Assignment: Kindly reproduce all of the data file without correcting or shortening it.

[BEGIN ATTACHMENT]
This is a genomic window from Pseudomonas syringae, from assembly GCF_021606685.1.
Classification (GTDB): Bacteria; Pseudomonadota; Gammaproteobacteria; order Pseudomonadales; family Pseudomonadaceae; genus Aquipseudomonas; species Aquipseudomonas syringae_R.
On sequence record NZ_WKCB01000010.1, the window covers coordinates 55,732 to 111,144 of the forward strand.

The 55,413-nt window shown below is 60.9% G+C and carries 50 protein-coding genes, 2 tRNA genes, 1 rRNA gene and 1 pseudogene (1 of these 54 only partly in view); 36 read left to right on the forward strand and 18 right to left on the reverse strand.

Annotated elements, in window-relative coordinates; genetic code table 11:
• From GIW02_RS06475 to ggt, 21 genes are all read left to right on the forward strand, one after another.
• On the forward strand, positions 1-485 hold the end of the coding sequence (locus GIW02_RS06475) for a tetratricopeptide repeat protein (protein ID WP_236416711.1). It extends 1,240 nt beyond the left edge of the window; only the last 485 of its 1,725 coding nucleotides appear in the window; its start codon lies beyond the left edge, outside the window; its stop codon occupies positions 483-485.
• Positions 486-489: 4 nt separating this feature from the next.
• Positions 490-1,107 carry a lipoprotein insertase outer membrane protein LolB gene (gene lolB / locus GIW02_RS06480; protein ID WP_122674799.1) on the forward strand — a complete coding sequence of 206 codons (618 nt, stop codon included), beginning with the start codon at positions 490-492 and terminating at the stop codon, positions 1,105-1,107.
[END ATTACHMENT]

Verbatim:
This is a genomic window from Pseudomonas syringae, from assembly GCF_021606685.1.
Classification (GTDB): Bacteria; Pseudomonadota; Gammaproteobacteria; order Pseudomonadales; family Pseudomonadaceae; genus Aquipseudomonas; species Aquipseudomonas syringae_R.
On sequence record NZ_WKCB01000010.1, the window covers coordinates 55,732 to 111,144 of the forward strand.

The 55,413-nt window shown below is 60.9% G+C and carries 50 protein-coding genes, 2 tRNA genes, 1 rRNA gene and 1 pseudogene (1 of these 54 only partly in view); 36 read left to right on the forward strand and 18 right to left on the reverse strand.

Annotated elements, in window-relative coordinates; genetic code table 11:
• From GIW02_RS06475 to ggt, 21 genes are all read left to right on the forward strand, one after another.
• On the forward strand, positions 1-485 hold the end of the coding sequence (locus GIW02_RS06475) for a tetratricopeptide repeat protein (protein ID WP_236416711.1). It extends 1,240 nt beyond the left edge of the window; only the last 485 of its 1,725 coding nucleotides appear in the window; its start codon lies beyond the left edge, outside the window; its stop codon occupies positions 483-485.
• Positions 486-489: 4 nt separating this feature from the next.
• Positions 490-1,107 carry a lipoprotein insertase outer membrane protein LolB gene (gene lolB / locus GIW02_RS06480; protein ID WP_122674799.1) on the forward strand — a complete coding sequence of 206 codons (618 nt, stop codon included), beginning with the start codon at positions 490-492 and terminating at the stop codon, positions 1,105-1,107.